[VIEW 2035] Going through life with MBTI

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[VIEW 2035] Going through life with MBTI

Sung Ji-won
The author is a political news reporter of the JoongAng Ilbo.
“Your personalities are very similar, I think.”

This is what I heard when Won Hee-ryong, the current minister of land, infrastructure and transport, ran for president. The minister and I share the same MBTI personality type — ESFP, or the “entertainer.” 
This is what I read about the personality type online: “Life is a performance without a rehearsal, an attention seeker, an all-rounder, a super insider, easily inspired, but gets sick of things easily.”

These descriptions are quite reliable, when thinking about what Won has done. He discussed his own experience being swindled in a jeonse deal on YouTube and went out in person to get a taxi in the middle of the night to learn more about recent taxi shortages. What he enjoys is onsite visits and what he’s good at is sharing his own experience. I totally understand this — I cannot help but say he’s the perfect version of an ESFP.

Whenever I need to meet someone to cover a news event and the person behaves weirdly, I always get curious about their MBTI type. For example, I couldn’t possibly understand why Lee Jun-seok, former head of the People Power Party, shared posts that showed his anger on Facebook but was quiet about the recent scandal. But after getting to know his personality type, I related to him. He is an ESTP, the "entrepreneur," known to be honest and straight forward, to have strong pride and enjoy debates.

I’m well aware of the criticism of the recent MBTI trend — you cannot slot seven billion people into 16 personality types.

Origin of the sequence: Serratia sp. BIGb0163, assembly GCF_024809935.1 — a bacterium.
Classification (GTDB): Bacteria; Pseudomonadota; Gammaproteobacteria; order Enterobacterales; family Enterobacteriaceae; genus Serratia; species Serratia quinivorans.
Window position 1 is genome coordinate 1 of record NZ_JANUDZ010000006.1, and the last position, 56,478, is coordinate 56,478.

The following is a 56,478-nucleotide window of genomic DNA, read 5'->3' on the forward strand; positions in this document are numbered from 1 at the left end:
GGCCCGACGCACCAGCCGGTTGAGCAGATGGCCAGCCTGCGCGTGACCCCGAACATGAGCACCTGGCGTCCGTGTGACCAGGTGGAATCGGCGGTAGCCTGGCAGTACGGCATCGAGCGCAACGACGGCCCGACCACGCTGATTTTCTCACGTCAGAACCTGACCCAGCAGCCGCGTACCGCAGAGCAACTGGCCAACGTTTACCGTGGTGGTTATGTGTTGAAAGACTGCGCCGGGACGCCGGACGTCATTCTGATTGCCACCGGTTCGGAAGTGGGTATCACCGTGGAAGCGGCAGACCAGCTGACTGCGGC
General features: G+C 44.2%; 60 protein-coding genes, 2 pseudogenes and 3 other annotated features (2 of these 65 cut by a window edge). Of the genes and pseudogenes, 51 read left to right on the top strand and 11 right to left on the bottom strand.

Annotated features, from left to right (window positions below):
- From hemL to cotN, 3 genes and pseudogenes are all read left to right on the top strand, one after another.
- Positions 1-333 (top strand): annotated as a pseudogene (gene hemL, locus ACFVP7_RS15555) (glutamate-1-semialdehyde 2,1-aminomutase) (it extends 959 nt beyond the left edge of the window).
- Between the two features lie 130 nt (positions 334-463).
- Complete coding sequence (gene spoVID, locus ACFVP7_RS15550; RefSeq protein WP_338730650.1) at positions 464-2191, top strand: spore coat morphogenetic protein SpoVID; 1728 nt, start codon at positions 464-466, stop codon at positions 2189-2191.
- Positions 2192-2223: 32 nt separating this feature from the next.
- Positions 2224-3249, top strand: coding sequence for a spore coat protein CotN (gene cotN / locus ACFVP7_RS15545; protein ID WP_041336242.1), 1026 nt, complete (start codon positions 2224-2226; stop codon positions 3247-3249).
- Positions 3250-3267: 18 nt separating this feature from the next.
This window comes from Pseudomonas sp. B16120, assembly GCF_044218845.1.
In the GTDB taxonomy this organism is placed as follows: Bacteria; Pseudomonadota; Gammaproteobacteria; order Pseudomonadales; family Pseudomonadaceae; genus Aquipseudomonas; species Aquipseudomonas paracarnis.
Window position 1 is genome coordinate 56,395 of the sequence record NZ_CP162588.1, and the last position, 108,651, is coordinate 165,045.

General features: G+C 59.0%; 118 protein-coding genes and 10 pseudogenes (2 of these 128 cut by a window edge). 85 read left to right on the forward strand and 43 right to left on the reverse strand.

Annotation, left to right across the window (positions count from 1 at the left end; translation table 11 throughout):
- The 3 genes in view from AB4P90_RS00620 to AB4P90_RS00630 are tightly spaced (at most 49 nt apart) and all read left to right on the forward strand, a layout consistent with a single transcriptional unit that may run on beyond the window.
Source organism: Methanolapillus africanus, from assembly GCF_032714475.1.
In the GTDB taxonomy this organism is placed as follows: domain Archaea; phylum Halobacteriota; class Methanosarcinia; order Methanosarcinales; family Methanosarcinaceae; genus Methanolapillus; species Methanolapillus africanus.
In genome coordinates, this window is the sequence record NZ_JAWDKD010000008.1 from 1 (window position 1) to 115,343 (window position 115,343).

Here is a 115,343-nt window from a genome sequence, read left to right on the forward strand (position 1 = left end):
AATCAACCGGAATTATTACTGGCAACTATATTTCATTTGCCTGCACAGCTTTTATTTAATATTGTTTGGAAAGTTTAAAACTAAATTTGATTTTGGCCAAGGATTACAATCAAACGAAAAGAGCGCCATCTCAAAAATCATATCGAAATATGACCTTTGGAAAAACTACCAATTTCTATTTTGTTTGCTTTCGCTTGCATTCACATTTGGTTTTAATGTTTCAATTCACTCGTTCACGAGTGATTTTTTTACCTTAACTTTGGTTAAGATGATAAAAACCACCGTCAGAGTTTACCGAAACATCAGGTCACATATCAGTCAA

This is obvious when we see that two politicians who are so different from each other share the same type. President Yoon Suk-yeol and former lawmaker Yoo Seung-min are both ENFJ, the "protagonist," a charismatic, inspiring and creative leader. I can’t understand why they have the same personality type because they’ve always taken completely different on almost all issues. 
According to a survey of 1000 Korean adults conducted by Hankook Research from Dec. 10 to 13 last year, there is only a slight difference between the number of people who said they do not trust MBTI types, at 35 percent, and those that said they do, at 36 percent. However, among people in their twenties, the proportion of people who answered that they trust the test result rose to 52 percent. 
A few days ago, I met a conservative politician and asked what his type was. I suddenly realized that I might have made a mistake and said, “Do you think I’m too obsessed with it?” However, his answer was “I ask people their MBTI types too. Wondering why they are acting like that, I get to relate to their behaviors after they tell me their types. I can understand why people show such behaviors, because I know their way of thinking.”

BY SUNG JI-WON [sung.jiwon@joongang.co.kr]
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